Family and supporters of Tony Du, who died at the hands of the Vancouver Police after a schizophrenic episode, rallied at VPD headquarters today.
The protest came on the heels of a Thursday decision by crown counsel not to approve charges against the pair of officers that shot and killed Du in an altercation in a South Vancouver intersection.
Du’s sister, Lien Chan, told the several dozen protesters her son was guilty of nothing other than holding a two by four.
“It should happen to nobody,” she said through tears to the assembled crowd.
Du was shot and killed after police failed to subdue him using bean bag rounds, while he wielded the piece of wood on the corner of 41st and Knight in 2014.
His family admits he suffered from mental illness, but insist he was harmless.
B.C.’s civilian police watchdog, the Independent Investigations Office, investigated and forwarded a report to crown opening the door for charges.
However, Crown counsel says there was not enough evidence to pursue the case.
Family friend and rally organizer Chanel Ly says when she heard the decision by Crown, she felt disheartened, but not surprised.
“I think it’s the state’s responsiblity to hold cops accountable for excessive use of force that results in a death that should not have happened.”
“I’m personally organizing this in solidarity with Black Lives Matter and the police brutality that’s taking place.”
READ MORE: Mental Illness focus on Tony Du’s vigil
Du’s mother was joined by Margie Gray, the mother of Myles Gray who also died at the hands of Vancouver Police.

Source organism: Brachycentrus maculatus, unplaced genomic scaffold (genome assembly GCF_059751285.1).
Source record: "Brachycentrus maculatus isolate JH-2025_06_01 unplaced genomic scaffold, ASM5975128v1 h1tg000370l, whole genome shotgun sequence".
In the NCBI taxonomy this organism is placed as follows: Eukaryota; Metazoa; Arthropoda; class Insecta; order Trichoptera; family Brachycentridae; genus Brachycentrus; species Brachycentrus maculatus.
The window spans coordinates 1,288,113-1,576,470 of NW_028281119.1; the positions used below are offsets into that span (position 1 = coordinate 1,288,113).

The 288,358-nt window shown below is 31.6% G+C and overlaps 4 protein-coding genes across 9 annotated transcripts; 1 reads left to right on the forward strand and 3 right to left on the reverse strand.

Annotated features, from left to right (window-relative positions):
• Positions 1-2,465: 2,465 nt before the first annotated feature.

“We know the trauma, we know the grief, the surmounting torment that has caused our family and families,” Gray told the crowd.
“And it’s terrible to have to meet this family in this circumstance.”
Gray died after a 2015 confrontation with police near Boundary Road. Police say they were responding to reports of a distraught man, while Gray’s family say he was merely on break from his delivery job.
Pivot Legal Society Lawyer Douglas King says the family has now filed a civil suit for wrongful death in Tony’s case.
He adds, it’s unacceptable that the case took 2 years to be investigated.
“And then to find at the end of the investigation that they actually utilized former police officers from Vancouver to offer opinion on the case, it leaves us with a lot of doubts about how the office is operating.”
King says this is one of the first cases that tested the system with the Independent Investigations Office and Crown, and with somebody who arguably had a weapon.
With files from Michelle Morton